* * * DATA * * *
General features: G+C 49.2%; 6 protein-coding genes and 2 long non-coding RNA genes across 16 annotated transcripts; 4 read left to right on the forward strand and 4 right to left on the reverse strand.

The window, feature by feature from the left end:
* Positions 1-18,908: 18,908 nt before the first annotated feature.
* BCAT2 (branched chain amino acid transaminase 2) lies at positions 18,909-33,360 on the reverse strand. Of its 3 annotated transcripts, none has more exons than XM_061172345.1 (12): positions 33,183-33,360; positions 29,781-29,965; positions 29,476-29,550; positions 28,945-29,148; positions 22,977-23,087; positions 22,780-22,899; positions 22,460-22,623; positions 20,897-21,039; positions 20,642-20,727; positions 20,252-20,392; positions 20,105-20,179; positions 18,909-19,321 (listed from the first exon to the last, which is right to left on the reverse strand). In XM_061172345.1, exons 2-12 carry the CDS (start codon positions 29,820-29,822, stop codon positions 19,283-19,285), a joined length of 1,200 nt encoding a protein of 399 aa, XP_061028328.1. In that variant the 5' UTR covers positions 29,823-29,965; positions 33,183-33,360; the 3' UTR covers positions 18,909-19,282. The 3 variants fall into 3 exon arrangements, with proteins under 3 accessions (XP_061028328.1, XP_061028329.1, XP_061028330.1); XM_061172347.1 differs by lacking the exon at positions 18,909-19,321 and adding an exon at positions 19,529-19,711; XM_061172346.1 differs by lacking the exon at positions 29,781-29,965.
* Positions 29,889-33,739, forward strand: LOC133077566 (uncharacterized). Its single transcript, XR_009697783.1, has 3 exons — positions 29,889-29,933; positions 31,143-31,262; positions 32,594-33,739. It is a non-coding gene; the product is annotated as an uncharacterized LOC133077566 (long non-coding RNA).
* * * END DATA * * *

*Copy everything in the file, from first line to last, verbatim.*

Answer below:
General features: G+C 49.2%; 6 protein-coding genes and 2 long non-coding RNA genes across 16 annotated transcripts; 4 read left to right on the forward strand and 4 right to left on the reverse strand.

The window, feature by feature from the left end:
* Positions 1-18,908: 18,908 nt before the first annotated feature.
* BCAT2 (branched chain amino acid transaminase 2) lies at positions 18,909-33,360 on the reverse strand. Of its 3 annotated transcripts, none has more exons than XM_061172345.1 (12): positions 33,183-33,360; positions 29,781-29,965; positions 29,476-29,550; positions 28,945-29,148; positions 22,977-23,087; positions 22,780-22,899; positions 22,460-22,623; positions 20,897-21,039; positions 20,642-20,727; positions 20,252-20,392; positions 20,105-20,179; positions 18,909-19,321 (listed from the first exon to the last, which is right to left on the reverse strand). In XM_061172345.1, exons 2-12 carry the CDS (start codon positions 29,820-29,822, stop codon positions 19,283-19,285), a joined length of 1,200 nt encoding a protein of 399 aa, XP_061028328.1. In that variant the 5' UTR covers positions 29,823-29,965; positions 33,183-33,360; the 3' UTR covers positions 18,909-19,282. The 3 variants fall into 3 exon arrangements, with proteins under 3 accessions (XP_061028328.1, XP_061028329.1, XP_061028330.1); XM_061172347.1 differs by lacking the exon at positions 18,909-19,321 and adding an exon at positions 19,529-19,711; XM_061172346.1 differs by lacking the exon at positions 29,781-29,965.
* Positions 29,889-33,739, forward strand: LOC133077566 (uncharacterized). Its single transcript, XR_009697783.1, has 3 exons — positions 29,889-29,933; positions 31,143-31,262; positions 32,594-33,739. It is a non-coding gene; the product is annotated as an uncharacterized LOC133077566 (long non-coding RNA).